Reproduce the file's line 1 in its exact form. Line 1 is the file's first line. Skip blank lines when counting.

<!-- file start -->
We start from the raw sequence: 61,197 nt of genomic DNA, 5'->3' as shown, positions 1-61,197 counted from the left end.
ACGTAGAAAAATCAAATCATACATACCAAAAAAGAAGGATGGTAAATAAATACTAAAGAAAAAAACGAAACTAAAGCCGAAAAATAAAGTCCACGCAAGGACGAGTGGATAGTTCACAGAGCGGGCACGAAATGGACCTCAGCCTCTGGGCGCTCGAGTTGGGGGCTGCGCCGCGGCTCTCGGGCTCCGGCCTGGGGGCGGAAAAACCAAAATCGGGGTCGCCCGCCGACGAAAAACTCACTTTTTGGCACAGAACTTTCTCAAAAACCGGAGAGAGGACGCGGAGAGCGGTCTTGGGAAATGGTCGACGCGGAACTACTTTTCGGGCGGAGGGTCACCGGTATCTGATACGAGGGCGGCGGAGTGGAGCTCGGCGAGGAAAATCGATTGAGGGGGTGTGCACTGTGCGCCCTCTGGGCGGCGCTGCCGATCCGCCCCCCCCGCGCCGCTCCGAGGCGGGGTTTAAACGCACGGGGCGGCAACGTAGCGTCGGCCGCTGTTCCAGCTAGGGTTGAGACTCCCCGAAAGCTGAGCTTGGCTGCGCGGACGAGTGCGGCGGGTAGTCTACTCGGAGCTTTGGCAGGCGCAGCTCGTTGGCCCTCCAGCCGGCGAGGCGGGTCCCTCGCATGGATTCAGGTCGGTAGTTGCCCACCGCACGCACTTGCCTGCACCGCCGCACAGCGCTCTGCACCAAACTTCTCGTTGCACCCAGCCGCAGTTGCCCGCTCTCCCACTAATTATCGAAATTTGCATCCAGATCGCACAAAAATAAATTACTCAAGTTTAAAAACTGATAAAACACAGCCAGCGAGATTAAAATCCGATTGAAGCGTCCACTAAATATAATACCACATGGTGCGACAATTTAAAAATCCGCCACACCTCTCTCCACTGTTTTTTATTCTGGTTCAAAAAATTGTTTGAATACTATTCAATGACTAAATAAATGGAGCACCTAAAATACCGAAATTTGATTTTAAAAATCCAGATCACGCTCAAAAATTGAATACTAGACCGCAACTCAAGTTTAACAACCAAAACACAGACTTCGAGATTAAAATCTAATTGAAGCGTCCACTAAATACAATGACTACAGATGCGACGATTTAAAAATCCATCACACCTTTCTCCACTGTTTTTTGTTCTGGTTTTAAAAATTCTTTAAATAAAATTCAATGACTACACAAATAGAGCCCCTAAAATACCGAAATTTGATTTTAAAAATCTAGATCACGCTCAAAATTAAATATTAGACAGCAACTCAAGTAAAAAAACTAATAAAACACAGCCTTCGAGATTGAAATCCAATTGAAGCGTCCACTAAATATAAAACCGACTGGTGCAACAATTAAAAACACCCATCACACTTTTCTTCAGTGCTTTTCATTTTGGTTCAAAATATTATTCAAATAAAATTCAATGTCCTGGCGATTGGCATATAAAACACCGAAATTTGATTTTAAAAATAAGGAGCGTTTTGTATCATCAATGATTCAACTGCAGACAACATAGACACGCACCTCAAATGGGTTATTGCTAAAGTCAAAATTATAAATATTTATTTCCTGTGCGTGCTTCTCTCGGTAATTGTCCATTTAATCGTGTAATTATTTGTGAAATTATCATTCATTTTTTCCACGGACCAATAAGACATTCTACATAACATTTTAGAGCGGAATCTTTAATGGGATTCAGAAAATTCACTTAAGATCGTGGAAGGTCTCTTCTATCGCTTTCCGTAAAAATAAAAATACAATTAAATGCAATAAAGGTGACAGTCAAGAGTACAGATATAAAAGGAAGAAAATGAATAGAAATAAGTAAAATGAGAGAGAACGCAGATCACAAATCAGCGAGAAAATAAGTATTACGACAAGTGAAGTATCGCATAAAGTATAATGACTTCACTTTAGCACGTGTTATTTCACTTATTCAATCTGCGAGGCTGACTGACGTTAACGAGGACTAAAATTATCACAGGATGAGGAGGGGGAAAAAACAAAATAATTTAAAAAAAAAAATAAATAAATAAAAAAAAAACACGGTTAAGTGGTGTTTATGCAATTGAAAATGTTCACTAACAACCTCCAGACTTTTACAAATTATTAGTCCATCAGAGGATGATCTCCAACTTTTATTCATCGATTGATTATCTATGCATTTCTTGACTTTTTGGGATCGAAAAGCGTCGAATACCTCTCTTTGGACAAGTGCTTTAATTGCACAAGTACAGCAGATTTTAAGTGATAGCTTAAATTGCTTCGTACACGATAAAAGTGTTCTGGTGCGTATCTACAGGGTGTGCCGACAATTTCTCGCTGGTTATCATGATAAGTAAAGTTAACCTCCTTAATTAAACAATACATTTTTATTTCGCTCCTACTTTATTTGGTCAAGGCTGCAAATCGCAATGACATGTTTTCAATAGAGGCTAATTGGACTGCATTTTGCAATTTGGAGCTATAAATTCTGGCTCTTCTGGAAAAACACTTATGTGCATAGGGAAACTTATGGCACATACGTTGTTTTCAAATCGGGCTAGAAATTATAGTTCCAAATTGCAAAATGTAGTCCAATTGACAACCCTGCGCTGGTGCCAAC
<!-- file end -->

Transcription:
We start from the raw sequence: 61,197 nt of genomic DNA, 5'->3' as shown, positions 1-61,197 counted from the left end.